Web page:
Bock’s Score: Incomplete Games

AP Photo/Matt York

Where, oh where, has baseball’s complete game gone?

The 30 Major League teams made it through the month of May with one complete game.


Hats off to Walker Buehler of the Los Angeles Dodgers who managed to finish what he started one day against the Arizona Diamondbacks, throwing a complete game three-hitter with 10 strikeouts and no walks.

His effort violated the unwritten rules of New Age Baseball where algorithms and analytics limit pitchers’ innings and pitches. The data gurus allow starting pitchers to throw five, maybe six innings and around 100 pitches before alarms start going off in the bullpen.

Tylor Megill of the New York Mets sailed through five innings against Philadelphia the other night without allowing a hit. That was quite enough for him, though, and it triggered a bullpen parade of four relief pitchers. When they were done, five Mets pitchers had walked six batters, struck out 10 and thrown 159 pitches.

And together they owned the second no-hitter in franchise history.

Mets fans cheered the accomplishment as well they should. Baseball purists, however, smiled benignly, preferring the old fashioned one-man no-hitter to the more modern multi-arm version.

Gone, it seems, are the days when the manager handed the baseball to his starter and then had the starter hand it back after nine innings. That’s fuddy-duddy, old school baseball, not the swell modern version.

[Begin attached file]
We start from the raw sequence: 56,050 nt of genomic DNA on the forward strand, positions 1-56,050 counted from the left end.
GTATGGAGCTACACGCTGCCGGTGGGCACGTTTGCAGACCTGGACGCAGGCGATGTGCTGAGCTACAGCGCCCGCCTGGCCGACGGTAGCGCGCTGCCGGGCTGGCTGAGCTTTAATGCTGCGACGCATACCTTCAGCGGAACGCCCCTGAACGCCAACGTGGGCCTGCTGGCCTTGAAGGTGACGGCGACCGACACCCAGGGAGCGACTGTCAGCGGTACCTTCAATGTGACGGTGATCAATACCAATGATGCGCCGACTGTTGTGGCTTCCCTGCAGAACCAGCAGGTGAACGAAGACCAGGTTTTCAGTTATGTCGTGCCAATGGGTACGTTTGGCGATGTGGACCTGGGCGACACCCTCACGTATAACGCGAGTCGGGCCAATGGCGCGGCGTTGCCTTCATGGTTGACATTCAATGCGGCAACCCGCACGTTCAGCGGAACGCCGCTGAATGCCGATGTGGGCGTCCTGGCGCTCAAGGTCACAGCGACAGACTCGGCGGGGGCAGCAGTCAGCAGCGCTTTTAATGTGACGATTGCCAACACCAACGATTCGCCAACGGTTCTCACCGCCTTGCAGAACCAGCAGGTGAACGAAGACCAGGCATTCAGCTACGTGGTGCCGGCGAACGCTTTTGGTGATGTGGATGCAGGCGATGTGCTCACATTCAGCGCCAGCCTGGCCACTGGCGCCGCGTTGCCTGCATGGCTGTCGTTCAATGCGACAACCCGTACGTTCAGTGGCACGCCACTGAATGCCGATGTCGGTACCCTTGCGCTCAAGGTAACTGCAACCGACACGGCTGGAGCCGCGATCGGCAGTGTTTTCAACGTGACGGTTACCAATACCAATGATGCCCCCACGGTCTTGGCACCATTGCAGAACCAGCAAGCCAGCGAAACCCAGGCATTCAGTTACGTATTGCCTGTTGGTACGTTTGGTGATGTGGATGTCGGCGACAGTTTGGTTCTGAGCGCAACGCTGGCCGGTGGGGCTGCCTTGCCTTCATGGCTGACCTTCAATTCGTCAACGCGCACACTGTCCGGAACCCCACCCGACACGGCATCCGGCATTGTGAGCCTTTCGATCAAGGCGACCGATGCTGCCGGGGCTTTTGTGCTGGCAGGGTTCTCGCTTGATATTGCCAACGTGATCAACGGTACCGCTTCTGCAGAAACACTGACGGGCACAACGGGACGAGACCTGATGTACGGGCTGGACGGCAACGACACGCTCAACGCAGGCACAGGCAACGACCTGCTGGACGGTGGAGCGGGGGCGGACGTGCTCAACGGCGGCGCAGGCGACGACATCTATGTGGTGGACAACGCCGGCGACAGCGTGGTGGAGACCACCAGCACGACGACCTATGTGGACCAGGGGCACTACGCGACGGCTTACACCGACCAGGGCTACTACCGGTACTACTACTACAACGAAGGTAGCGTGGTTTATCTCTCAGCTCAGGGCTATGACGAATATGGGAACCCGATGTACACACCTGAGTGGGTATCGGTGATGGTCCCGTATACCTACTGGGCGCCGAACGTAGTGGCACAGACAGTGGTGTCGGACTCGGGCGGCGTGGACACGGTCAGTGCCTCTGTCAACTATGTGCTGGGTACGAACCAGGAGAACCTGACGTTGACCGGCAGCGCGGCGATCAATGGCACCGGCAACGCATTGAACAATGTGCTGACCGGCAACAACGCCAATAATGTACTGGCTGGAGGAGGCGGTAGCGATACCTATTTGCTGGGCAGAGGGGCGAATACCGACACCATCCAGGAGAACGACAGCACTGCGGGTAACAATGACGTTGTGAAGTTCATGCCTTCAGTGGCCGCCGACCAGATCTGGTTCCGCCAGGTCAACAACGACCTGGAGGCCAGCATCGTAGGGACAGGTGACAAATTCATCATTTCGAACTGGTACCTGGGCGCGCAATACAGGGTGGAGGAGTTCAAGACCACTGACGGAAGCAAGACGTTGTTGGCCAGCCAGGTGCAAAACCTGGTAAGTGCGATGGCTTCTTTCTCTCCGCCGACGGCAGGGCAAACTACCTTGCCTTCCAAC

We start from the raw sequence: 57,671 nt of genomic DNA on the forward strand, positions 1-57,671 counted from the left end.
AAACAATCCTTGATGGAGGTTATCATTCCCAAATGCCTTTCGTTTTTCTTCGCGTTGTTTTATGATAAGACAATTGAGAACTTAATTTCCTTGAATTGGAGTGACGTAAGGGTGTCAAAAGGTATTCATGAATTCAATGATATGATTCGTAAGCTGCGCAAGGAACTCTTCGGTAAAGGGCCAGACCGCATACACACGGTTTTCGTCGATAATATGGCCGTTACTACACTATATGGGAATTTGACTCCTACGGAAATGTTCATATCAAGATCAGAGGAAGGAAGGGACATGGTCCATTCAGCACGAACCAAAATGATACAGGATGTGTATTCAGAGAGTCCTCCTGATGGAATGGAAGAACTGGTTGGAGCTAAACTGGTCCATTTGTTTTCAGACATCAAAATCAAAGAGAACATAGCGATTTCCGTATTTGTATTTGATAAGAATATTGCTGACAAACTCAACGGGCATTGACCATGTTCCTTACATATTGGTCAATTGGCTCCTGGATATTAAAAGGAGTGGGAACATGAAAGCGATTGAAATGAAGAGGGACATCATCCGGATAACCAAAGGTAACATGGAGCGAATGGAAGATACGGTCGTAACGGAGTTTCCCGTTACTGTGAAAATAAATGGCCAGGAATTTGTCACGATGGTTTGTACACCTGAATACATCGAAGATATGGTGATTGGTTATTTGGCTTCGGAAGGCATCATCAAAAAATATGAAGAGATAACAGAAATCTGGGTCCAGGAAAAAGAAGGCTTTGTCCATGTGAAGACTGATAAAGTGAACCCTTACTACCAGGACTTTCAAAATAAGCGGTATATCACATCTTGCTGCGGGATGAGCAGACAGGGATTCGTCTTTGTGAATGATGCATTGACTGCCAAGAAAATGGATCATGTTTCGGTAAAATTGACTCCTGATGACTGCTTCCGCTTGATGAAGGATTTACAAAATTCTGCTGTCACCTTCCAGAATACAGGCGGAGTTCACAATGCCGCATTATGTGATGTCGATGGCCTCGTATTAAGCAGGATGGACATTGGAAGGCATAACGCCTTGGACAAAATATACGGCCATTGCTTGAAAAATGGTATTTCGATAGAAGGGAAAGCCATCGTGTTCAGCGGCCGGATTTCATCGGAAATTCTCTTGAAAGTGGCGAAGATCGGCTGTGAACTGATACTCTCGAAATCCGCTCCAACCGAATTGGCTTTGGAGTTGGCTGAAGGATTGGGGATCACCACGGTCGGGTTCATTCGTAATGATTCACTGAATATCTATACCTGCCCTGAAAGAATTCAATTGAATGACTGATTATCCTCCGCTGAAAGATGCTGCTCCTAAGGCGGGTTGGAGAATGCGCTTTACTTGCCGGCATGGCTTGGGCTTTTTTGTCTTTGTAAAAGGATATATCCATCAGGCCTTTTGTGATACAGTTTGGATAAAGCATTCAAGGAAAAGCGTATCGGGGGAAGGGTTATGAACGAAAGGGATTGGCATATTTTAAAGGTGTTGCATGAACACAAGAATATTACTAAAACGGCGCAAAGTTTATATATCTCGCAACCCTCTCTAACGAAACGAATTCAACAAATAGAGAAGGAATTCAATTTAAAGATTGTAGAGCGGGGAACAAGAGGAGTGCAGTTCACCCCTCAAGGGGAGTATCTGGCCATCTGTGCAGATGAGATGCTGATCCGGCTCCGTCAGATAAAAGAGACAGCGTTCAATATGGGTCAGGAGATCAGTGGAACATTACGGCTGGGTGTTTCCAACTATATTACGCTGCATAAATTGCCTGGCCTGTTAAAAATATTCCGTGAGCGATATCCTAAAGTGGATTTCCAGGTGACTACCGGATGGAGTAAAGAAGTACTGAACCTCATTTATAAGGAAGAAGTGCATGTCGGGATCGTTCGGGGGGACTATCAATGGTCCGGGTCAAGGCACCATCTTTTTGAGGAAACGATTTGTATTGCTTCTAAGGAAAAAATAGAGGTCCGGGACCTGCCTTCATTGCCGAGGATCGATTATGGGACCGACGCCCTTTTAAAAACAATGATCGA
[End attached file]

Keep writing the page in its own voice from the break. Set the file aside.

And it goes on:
Complete games are becoming fossils, dinosaurs in a game that once celebrated that achievement. Last season, there were a total of 11 complete games sprinkled among four pitchers. In 2020, no pitcher had more than two.

That’s embarrassing when you consider some of the best pitching duels in baseball history. There was, for example, Warren Spahn against Juan Marichal one day in 1963. The game was scoreless through nine, 10, 11 innings when Alvin Dark, manager of the Giants, asked Marichal if he’d had enough. “As long as that old SOB stays out there,’’ he said of Spahn, who was 42 at the time, “so am I.’’

The game ended in the 16th inning when Willie Mays homered for a 1-0 Giants victory, one of 244 complete games Marichal had in his career. Spahn had 382. Marichal threw 227 pitches that day. Spahn threw 201.

Imagine pitchers accumulating those kind of numbers today.

No pitcher has ever thrown more complete games than the legendary Cy Young, who had 749 of them. Now you know why pitchers have an award named after him.








About the Author

Hal Bock

Hal Bock is a contributor with NY Sports Day. He has covered sports for 40 years at The Associated Press including 30 World Series, 30 Super Bowls and 11 Olympics. He is the author of 14 books including most recently The Last Chicago Cubs Dynasty and Banned Baseball's Blacklist of All-Stars and Also-Rans. He has written scores of magazine articles and served as Journalist In Residence at Long Island University's Brooklyn campus where he also served on the selection committee for the George Polk Awards.

Get connected with us on Social Media